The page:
Turner regularly sent incomplete canvases to the Royal Academy or the British Institution exhibitions, and then finished the pictures in a last-minute frenzy, often using the so-called Varnishing Day prior to an exhibition’s opening to add vital details that made clear an intended subject. Given this practice, it is not known for certain whether this celebrated painting is a study of atmospheric effects, complete in itself, or a background field of colour and texture awaiting finishing touches.
Recently, Turner scholars have even begun to question the subject matter traditionally ascribed to this highly atmospheric study. This painting has long been held to depict the Val d’Aosta in the Italian Alps, in the Piedmont region just across the border from Mont Blanc in France. Turner scholars now propose, however, that it actually shows the falls on the Rhine River at Schaffhausen, a town in northern Switzerland that Turner visited on several occasions. In 1802 he had sketched the spectacular falls at Schaffhausen, using them as a motif for later compositions; and a later series of watercolours from 1841, also focussed upon the heady roar and spray of these cascading waterfalls. Proximity to these falls at Schaffhausen perhaps brought to mind for Turner the famous dictum formulated by Edmund Burke in his Philosophical Enquiry into the Origen of Our Ideas for the Sublime and Beautiful (1756): “Whatever is in any sort terrible … is a source of the sublime … When danger and pain press too nearly, they are incapable of giving any delight, and are simply terrible; but at certain distances, and with certain modifications, they may be, and they are, delightful, as we every day experience”. This was just the sort of thrill that visitors to Schaffhausen in Turner’s time could experience. At Schaffhausen, the 1846 John Murray Hand-Book for Travellers in Switzerland stated: “the traveller may enjoy the full grandeur of this hell of waters”.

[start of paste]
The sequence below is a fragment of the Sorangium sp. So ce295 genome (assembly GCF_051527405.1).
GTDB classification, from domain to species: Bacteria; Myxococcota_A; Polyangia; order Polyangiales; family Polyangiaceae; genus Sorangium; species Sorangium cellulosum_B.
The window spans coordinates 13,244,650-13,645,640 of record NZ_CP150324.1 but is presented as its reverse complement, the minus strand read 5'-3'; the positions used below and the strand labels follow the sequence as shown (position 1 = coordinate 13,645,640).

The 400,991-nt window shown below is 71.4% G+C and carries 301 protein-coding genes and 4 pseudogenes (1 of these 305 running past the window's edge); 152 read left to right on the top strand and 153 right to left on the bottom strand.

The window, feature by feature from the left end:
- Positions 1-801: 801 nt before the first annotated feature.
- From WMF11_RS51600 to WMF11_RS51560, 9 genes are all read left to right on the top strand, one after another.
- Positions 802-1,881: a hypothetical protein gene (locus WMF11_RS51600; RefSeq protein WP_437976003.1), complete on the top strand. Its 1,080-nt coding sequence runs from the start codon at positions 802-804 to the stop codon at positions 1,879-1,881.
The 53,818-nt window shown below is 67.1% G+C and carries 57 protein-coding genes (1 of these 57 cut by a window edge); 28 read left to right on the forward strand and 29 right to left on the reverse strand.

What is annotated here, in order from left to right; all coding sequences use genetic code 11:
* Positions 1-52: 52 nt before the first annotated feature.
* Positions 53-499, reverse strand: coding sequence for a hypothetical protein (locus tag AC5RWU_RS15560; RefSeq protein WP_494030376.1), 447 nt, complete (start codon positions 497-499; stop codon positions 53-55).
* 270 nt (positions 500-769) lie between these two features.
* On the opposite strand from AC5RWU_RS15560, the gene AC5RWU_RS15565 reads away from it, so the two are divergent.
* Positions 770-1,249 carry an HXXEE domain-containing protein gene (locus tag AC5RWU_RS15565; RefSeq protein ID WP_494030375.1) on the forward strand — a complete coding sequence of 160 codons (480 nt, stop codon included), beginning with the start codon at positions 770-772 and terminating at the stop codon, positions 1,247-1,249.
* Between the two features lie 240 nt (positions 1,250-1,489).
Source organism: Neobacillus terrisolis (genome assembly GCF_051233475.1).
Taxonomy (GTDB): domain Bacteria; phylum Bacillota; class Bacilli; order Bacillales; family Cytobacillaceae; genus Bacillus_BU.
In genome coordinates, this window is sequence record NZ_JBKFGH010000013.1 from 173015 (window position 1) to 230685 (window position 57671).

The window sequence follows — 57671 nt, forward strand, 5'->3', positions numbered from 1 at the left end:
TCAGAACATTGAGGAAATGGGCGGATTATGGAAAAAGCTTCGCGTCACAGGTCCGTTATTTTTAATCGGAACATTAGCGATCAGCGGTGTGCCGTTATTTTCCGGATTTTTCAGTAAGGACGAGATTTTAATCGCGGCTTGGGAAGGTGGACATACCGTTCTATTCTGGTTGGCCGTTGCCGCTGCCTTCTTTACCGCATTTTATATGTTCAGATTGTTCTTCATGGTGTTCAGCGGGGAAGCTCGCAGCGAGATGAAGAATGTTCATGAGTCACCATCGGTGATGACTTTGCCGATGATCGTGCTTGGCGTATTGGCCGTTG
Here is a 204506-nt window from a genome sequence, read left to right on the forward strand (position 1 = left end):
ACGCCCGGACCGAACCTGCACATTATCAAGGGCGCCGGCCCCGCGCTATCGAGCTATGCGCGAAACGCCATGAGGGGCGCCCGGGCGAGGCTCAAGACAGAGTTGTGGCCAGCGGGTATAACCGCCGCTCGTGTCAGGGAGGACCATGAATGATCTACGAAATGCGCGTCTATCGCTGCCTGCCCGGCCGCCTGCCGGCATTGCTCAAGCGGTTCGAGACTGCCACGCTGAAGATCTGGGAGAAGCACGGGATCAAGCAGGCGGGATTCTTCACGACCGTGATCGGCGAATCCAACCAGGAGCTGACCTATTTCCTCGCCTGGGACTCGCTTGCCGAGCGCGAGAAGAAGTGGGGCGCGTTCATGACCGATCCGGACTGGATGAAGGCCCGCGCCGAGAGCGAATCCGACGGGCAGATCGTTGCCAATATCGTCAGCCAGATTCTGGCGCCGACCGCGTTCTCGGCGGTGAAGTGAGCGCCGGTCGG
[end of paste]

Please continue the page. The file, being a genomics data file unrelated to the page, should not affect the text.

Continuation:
Changing the location of the NGV’s much loved painting from the Val d’Aosta to the waterfalls at Schaffhausen invites us to perceive this majestic work anew. While the painting itself remains materially unchanged, its effect upon the viewer is quite different when one’s imagination replaces the eerie silence of cloud and mist in an Alpine valley with the crash and turbulence of water cascading over rocks spanning a swiftly flowing river.
For more information concerning Turner’s various visits to and depictions of the falls at Schaffhausen, see Marjorie Munsterberg, ‘J.M.W. Turner’s Falls at Schaffhausen’, Record of the Art Museum, Princeton University, vol. 44, no. 2, 1985, pp. 24-31.